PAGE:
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the great writ… Naw, not so great says the U.S. Supreme Court… just average says Scalia

April 13, 2012
United States Supreme Court building.

United States Supreme Court building. (Photo credit: Wikipedia)

Habeas corpus the great writ protects citizens from unlawful detainment but not from wrongful conviction.  The best estimates put this at 1 to 3 %.  If only 0.5% of the 1,993,880 convictions in 1990 for index crimes were wrongful, that would put the number of innocents in jail or prison at 9,969, more than the average population of most US cities, est – 6,545 people.  [http://researchnews.osu.edu/archive/ronhuff.htm]

If you factor in the effects of plea bargaining the number is likely even higher.  On the one hand, people seem to celebrate the principles of law and justice for all, [including the courts] on the other some of these same people then say and do things to undermine these principles’ in the name of the mundane and thus act in opposition to “the great”.

For instance giving [weight to the needs of convenience and practical problems of law enforcement] the key word here being [law], as in law and justice.  What parts of the law, justice, or due process should give means to “practical” anything’s when the lives and liberties of individuals are at stake.  Moreover, how can people extolling principles of justice and equality under the law… [that is, if boasting any actual knowledge of The Constitution] keep a straight face when doing these things.

Or is it they are really just sheep in people’s clothing… if the courts, the politicians, the police, as well as the media say it’s ok… well then it must be ok.

In addition, what exactly does “law-enforcement” mean?  Is it the mission of law enforcement to prevent crime, or only to apprehend lawbreakers after crimes have [allegedly] been committed?  Who defines what are – [criminal acts], and what limits their ability to do so?  The politicians delineate the statute that is the definitions; the courts uphold them… but similar to the police… only at their discretion… they can [pick and choose] what they will attend to and when.

Furthermore, regarding the police, what should be and are the limits and scope of their powers to compel an individual in civil society … that is to say their [lawful] exclusive right to the use of force in situations where their autonomous [extra-legal] sense is that some crime or activity is or has occurred such that it now deserves their attention?  Upon what seemingly moral superiority are they deciding and acting in such circumstances?

Likewise, in the case of appellate review the stipulation is that of reducing error and defect in legal decisions.  Thus, those taking decisions and actions limiting appellate review would seem to contradict this very same idea.

Perhaps the thought here is … only to reduce legal error and defect some of time… but only when it’s convenient for the purposes of the courts and the agents of [law] enforcement…[this must be what the Founders had in mind when they and the other like-minded colonists risked everything in defying King George… convenient and practical, not absolute or self-evident].  If some wish to reduce the burden of the courts ought they to do this at the cost of the civil rights of this nations citizens’… indigent or not.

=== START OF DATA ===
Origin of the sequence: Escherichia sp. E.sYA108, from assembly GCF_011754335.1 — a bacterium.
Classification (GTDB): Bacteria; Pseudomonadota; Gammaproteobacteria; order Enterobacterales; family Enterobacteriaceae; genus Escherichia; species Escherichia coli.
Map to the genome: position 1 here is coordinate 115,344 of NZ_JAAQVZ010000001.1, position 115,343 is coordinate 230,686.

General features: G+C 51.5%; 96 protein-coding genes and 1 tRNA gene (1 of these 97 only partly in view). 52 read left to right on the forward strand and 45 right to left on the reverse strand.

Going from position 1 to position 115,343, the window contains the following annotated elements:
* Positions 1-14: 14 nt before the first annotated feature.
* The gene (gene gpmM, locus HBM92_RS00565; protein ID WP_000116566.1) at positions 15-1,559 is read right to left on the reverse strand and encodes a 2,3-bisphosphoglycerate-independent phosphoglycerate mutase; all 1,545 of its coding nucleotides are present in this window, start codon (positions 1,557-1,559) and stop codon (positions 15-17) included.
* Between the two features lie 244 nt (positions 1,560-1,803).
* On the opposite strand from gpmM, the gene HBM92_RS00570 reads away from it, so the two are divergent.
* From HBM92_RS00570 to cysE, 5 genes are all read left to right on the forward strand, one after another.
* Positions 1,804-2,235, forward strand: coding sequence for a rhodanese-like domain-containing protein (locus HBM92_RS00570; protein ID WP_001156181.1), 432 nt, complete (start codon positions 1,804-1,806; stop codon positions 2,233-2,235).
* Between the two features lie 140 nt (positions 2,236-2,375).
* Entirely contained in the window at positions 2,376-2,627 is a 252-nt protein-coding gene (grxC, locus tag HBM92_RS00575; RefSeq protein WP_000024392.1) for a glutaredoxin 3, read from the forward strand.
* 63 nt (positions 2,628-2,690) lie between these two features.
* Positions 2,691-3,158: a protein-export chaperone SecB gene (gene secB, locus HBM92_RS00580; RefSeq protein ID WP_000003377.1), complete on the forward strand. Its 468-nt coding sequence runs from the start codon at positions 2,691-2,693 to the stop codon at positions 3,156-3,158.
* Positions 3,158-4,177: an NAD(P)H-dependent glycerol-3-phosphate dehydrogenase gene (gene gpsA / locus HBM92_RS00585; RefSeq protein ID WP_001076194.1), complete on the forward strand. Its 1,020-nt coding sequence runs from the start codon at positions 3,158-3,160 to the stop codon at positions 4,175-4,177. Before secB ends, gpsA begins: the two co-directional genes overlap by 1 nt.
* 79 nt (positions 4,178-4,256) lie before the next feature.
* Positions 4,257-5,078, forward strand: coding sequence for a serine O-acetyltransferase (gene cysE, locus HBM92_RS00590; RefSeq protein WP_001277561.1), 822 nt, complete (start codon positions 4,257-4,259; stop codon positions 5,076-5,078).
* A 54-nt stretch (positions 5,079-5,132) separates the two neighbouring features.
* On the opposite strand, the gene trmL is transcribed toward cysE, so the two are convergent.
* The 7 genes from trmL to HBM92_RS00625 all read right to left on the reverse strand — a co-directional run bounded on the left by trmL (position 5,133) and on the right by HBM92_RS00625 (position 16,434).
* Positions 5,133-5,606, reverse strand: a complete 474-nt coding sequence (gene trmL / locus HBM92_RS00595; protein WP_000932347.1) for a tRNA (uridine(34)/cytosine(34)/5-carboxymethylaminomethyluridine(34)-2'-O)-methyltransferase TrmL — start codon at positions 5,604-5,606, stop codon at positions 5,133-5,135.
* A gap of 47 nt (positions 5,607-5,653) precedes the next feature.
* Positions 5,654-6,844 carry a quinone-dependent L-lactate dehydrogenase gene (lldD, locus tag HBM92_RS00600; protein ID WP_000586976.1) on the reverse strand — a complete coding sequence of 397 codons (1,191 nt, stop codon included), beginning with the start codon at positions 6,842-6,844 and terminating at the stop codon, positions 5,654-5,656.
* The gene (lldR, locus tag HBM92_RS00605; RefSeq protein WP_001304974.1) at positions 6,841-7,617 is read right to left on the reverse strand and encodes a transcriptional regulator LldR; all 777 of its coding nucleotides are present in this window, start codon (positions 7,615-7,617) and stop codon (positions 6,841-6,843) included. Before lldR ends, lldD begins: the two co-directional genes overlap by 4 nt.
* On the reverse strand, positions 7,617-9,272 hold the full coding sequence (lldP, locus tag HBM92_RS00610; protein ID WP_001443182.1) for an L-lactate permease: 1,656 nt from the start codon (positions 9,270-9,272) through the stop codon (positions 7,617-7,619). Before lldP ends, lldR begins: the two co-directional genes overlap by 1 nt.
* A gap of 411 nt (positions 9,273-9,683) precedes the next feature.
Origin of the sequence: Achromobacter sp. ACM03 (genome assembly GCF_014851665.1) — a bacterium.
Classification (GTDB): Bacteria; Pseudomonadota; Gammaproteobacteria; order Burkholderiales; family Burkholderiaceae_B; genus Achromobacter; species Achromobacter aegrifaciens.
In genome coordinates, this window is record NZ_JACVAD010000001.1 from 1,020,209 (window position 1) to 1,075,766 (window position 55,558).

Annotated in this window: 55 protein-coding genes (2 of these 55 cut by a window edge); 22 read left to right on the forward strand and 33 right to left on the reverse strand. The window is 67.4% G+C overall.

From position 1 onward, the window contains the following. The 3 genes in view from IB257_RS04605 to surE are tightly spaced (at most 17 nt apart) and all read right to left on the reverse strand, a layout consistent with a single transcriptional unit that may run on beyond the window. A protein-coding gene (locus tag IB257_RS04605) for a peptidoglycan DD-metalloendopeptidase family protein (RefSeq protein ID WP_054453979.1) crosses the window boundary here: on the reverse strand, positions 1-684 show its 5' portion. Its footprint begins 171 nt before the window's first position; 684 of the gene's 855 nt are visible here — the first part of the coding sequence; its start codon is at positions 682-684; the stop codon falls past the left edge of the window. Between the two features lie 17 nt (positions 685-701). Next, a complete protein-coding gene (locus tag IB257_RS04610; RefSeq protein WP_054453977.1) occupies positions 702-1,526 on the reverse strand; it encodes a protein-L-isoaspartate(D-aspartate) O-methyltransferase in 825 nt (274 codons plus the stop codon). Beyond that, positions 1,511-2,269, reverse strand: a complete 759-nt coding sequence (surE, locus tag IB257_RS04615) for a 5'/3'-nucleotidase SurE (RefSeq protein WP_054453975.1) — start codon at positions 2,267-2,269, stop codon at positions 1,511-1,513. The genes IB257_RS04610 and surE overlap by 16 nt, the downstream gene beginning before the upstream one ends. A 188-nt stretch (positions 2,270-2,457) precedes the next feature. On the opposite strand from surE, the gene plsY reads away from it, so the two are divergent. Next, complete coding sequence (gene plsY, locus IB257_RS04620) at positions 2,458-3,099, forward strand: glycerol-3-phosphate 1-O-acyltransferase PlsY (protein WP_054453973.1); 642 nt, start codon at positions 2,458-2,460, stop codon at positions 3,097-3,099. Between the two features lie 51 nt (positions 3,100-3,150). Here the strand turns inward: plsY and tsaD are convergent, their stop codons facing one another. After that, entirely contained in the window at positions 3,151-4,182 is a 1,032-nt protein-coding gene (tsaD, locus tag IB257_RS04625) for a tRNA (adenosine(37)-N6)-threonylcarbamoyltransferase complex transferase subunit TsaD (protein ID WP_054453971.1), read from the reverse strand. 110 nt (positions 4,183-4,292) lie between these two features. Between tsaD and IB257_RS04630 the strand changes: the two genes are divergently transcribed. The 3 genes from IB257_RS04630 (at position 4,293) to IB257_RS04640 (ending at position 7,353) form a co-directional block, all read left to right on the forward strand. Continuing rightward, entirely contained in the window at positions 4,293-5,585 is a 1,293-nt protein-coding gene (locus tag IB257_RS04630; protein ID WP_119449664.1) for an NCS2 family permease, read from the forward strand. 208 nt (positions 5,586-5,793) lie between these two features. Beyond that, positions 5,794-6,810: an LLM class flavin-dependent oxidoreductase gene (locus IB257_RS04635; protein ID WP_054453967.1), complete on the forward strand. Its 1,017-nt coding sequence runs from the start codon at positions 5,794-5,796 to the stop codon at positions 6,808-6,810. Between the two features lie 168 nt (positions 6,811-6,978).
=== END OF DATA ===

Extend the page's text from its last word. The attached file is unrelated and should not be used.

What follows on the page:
Maybe reducing the numbers and kinds of laws or criminal definitions as well as the allowable levels of incursion by the state and its agents into the everyday doings of civil society might accomplish these same ends without eroding the civil rights upon which this country was founded to provide and protect.

Here is a nice example just to illustrate…  U.S. Supreme Court rules: Traffic offenders can be strip-searched, The U.S. Supreme Court ruled last week that officials can strip-search people arrested for any offense — including traffic violations… briefs with the court show that… people have been detained and made to bare all after infractions such as driving with a noisy muffler and failing to use a turn signal.

So, [law enforcement] can… at their discretion… regardless the circumstances or legality of the arrest and before any due process… force a person to strip on the side of the road to search them… talk about unreasonable search and seizure… The Fourth Amendmentwhat’s that… priceless.

  1. Strip Searches (aphilosopher.wordpress.com)
  2. America 2012: The Supreme Court Has Made It Legal For The Police To Strip Search You Any Time They Want (blacklistednews.com)
  3. America 2012: The Supreme Court Has Made It Legal For The Police To Strip Search You Any Time They Want (activistpost.com)
  4. ACLU Of Virginia Seeks Strip-Search Policies After Supreme Court Decision (washington.cbslocal.com)
  5. writ of mandamus directing the respondent Corporation not to acquire the land of the petitioner-temple for the purpose of road widening, without issuing notice to it and without following due procedure as laid down under Sections 146 and 147 of the Greate (advocatemmmohan.wordpress.com)
  6. Under the U.S. Supreme Court: Getting naked down at the jail (upi.com)
  7. N.J. Law Now Stricter Than U.S. Supreme Court Ruling on Strip Searches | NJ.com | Jason Grant/The Star-Ledger | 4/4/12 (vinhsulaw.wordpress.com)
  8. U.S. Supreme Court rules detainees can be strip-searched without cause (nj.com)
  9. U.S. Supreme Court Has Ruled That Defendants Have A Constitutional Right To Effective Assistance Of Counsel In Plea Bargains (montanacorruption.org)
  10. US Supreme Court won’t lift Okla. execution stay (heraldonline.com)
  11. Patents On Nature (amasianv.wordpress.com)
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